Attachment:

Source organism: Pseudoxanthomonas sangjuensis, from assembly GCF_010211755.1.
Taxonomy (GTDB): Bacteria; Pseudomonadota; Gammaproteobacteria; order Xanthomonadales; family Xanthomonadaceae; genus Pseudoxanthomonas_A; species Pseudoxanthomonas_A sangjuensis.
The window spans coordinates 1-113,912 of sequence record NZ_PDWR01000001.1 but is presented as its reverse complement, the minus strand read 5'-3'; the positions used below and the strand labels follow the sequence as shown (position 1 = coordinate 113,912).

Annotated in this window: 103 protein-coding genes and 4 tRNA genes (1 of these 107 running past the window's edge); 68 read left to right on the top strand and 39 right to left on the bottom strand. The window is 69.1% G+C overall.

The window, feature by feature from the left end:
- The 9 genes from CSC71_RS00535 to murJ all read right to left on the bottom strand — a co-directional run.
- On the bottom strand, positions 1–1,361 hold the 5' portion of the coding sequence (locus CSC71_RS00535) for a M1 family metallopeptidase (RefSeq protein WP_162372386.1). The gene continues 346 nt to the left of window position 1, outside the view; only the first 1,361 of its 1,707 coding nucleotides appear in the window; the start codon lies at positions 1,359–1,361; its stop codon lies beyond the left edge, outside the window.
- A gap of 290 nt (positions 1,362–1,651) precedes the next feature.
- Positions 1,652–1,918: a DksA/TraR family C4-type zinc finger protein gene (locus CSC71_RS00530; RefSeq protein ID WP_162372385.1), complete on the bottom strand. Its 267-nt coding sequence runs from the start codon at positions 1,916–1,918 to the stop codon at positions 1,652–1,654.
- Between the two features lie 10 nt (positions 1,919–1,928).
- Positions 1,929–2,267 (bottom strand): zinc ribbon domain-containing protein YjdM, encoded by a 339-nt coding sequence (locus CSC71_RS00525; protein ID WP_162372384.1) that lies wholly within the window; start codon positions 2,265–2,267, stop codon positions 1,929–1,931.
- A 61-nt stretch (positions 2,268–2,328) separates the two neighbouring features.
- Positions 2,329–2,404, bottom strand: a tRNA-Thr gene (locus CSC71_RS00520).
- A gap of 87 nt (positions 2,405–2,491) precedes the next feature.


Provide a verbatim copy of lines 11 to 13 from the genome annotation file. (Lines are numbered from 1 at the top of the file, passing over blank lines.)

- Positions 1,929–2,267 (bottom strand): zinc ribbon domain-containing protein YjdM, encoded by a 339-nt coding sequence (locus CSC71_RS00525; protein ID WP_162372384.1) that lies wholly within the window; start codon positions 2,265–2,267, stop codon positions 1,929–1,931.
- A 61-nt stretch (positions 2,268–2,328) separates the two neighbouring features.
- Positions 2,329–2,404, bottom strand: a tRNA-Thr gene (locus CSC71_RS00520).